Let's Get Busy in Hawaiian

100 Years of Ragged Beats and Cheap Tunes

The decade is a dandy organizing device—a convenient construct. Generalize a little? Why sure. The most important thing to happen to pop in the '90s was a tenfold increase in the amount of music recorded. That's the factoid bandied about, anyway—I've never seen the documentation. Even if the truth is half as much, it would add up to more hours of music than there are in a year, a symbolic threshold. No one can hear it all, folks. It's out of our control. Good. Daunting, overwhelming—but good.

The millennium, on the other hand, is a chimera—an inconceivable vastness for anyone who isn't a professional historian and almost anyone who is. No wonder the idea produces false prophets and religious manias. We know quite a bit about things that will pass for popular music in the 1200s (the jongleur-troubadour continuum) and the 1600s (when the governor of Cape Town owned a slave orchestra). But to wrap this info into a thousand-year package would be a waste of time.

In between these two accidents of the decimal system falls the century, which if it happens to be the 20th means something in pop. This is due to the technological action that closed the 19th—especially the development of the phonograph. Charts going back to 1890 have been devised, but musical sound recordings really do more or less begin with the century. In Evan Eisenberg's conceit, records turn music into a thing. Of course it's also living process—often crucially unique process. Of course it will and must continue to be created in the heat of the moment by and among musicians interacting with an audience; of course (although not so unequivocally) it will and must reflect local cultures. But now and forever music will be storable, portable, reproducible. And for those reasons it will be pervasive—in all industrialized places and many that aren't, an assumed fact of the aural environment.

Anyone can produce music—you just sing. Consuming it doesn't come so easy; except at special sites like markets or churches, the consumption of music was for the privileged through most of history. But as the world urbanized, performance venues proliferated. By 1845, the minstrel circuit was organizing the young male audience that has been with pop ever since; in post-Commune France, the café-chantant drew a more self-consciously aesthetic crowd to its music hall-cabaret; and from the refined English assembly rooms to the lowlife hot spots of New York's Tenderloin, public dance spaces were a fact of courtship well before 1900. Songwriting for these venues was professionalized, following neither the folk pattern, in which songs were created by local celebrities who had other jobs, nor the classical one, in which composers scribbled for the aristocracy or church. As Charles Hamm tells us in Yesterdays: Popular Song in America, these new professionals usually took it to the stage as well. By 1850 songwriting was also well commodified, as sheet music. But publishers targeted a more genteel market than performers—namely, owners of pianos, the great status symbol of the emerging petit bourgeoisie.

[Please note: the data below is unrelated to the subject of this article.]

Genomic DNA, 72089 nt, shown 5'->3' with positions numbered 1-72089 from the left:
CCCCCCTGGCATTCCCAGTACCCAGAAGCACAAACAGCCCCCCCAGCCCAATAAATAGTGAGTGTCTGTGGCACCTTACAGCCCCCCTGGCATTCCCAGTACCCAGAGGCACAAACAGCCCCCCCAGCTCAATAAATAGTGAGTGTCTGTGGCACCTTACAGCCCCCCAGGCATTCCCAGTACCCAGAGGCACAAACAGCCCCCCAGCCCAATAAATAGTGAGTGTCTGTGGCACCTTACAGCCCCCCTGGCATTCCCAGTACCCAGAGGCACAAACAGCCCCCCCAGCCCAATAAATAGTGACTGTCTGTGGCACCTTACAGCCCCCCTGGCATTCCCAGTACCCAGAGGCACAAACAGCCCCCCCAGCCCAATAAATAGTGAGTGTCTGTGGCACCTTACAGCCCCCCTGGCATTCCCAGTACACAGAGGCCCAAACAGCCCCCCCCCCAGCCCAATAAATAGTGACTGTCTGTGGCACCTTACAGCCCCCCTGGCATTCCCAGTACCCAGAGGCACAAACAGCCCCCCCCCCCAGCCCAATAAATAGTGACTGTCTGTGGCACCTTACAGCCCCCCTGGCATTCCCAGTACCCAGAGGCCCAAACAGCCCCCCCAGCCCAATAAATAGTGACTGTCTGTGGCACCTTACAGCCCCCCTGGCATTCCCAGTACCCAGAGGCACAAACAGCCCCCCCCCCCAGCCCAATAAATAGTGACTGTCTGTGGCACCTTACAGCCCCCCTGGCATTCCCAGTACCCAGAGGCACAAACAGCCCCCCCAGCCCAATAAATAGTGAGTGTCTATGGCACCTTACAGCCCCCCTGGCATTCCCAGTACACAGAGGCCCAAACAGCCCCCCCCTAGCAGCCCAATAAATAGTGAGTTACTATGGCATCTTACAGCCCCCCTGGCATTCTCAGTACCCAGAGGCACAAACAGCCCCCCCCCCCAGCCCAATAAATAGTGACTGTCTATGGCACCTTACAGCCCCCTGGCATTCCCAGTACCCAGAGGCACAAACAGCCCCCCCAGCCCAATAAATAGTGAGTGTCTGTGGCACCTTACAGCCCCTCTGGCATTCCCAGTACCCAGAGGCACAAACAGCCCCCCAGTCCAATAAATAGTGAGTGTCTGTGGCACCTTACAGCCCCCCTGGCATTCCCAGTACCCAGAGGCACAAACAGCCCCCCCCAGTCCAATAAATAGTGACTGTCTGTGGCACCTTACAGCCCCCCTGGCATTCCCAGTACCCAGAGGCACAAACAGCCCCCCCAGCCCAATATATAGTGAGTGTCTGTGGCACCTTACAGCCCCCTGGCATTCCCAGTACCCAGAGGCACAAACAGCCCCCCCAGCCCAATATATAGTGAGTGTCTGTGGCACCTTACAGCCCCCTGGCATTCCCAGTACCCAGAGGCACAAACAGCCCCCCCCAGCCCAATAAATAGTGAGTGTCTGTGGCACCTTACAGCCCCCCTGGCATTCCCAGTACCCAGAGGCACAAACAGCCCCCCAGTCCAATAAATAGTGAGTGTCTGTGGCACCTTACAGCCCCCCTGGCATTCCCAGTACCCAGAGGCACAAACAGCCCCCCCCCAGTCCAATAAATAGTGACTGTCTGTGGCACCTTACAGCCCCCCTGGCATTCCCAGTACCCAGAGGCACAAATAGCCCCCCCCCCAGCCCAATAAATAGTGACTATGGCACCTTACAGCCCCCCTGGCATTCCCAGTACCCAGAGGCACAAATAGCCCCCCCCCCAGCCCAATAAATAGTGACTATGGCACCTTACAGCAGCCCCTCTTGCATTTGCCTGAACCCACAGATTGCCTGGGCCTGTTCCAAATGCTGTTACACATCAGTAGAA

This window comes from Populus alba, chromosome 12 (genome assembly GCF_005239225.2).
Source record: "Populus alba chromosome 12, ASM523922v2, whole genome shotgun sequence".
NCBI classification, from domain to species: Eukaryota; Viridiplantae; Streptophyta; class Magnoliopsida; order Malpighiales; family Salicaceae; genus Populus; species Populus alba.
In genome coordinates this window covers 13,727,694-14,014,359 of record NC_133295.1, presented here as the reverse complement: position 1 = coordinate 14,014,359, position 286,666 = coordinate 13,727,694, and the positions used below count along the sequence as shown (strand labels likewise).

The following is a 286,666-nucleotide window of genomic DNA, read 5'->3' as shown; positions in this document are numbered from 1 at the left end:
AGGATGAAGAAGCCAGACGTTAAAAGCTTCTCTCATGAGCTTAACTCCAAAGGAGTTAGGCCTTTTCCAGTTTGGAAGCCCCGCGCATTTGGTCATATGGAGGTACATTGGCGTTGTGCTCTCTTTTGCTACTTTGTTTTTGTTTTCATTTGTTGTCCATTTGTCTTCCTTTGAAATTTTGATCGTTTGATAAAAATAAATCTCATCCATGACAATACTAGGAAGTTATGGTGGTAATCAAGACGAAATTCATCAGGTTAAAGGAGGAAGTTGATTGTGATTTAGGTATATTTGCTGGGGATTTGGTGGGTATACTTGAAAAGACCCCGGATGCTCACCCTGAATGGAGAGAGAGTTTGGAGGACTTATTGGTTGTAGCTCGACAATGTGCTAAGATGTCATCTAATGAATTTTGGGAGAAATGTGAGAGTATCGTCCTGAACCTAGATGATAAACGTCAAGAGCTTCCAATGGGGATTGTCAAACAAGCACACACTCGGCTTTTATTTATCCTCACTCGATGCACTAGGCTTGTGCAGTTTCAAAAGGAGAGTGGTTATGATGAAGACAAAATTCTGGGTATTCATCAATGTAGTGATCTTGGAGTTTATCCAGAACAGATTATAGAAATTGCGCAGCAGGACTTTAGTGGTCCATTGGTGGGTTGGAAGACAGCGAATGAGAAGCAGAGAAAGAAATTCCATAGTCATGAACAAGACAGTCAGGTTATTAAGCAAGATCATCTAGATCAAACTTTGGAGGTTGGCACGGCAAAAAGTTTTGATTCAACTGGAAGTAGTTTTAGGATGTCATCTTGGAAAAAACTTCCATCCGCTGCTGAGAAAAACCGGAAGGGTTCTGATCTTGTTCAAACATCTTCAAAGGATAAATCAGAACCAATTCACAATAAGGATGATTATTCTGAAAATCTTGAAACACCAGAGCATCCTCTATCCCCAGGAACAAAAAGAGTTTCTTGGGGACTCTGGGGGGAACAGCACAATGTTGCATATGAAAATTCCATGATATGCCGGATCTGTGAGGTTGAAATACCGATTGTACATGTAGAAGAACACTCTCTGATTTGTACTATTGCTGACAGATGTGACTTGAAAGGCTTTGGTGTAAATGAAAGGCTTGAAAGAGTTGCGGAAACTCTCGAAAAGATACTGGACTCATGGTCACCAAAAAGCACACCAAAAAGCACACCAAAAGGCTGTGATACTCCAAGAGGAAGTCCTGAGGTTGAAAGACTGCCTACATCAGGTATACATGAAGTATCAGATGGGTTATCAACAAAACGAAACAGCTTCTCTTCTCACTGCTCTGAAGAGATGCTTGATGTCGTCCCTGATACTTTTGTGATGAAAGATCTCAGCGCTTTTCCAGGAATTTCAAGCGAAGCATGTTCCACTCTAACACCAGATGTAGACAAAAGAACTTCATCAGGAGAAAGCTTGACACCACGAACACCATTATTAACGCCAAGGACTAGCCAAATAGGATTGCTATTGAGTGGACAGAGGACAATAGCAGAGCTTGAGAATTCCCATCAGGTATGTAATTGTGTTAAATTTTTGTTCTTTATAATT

Recordings didn't simply overrun all this music for the people; not until after World War II could they even be said to dominate it. But along with radio they greatly intensified its dissemination. Internationally, records are everything. The Americanization of world pop is neither an imposition of capitalism nor the inevitable outgrowth of our irresistible Euro-Afro meld—without records, our cultural imperialism would have been far less monolithic. And here at the source they've always been learning tools for listeners and musicians both. To repeat: Live performances and one-on-one interactions are crucial—as in the epochal blues culture of Clarksdale, Mississippi (Charley Patton, Son House, Robert Johnson, Howlin' Wolf, and more), or the Benny Goodman-Eddie Condon generation of young white jazz players that emerged in Chicago at the same time, shortly after Louis Armstrong followed King Oliver up from New Orleans. But even at this point we have pathfinders like Bix Beiderbecke and Bing Crosby studying records in the boonies. And though Billie Holiday used to attend dances just to listen to the band, it was a Victrola in a whorehouse sitting room that introduced her to Bessie and Louis.

** As the century began, operetta and minstrelsy had already spawned the powerful promotional medium of musical comedy, with the very American George M. Cohan and the very European Victor Herbert pioneering beneficiaries, and the very Jewish, very American Irving Berlin just around the corner. Demographically, Broadway's melting pot was white—African Americans were present there primarily in the all too symbolic form of blackface. But as an artistic force if not people getting paid they were at the heart of what was called ragtime. Ragtime wasn't just the piano style it's reduced to today. It was an addictive compulsion to syncopate the beat—to "rag" it, make it ragged—that was felt throughout pop, Broadway included. This rhythmic foregrounding had its counterpart in the sexualization of social dancing—black-derived "animal dances" (turkey trot, bunny hug, eagle rock), a tango craze, and the canny commodifications of two world-class society hustlers, Englishman Vernon Castle and his American wife Irene, who with decisive input from black bandleader James Reese Europe popularized many steps, most enduringly the fox trot.

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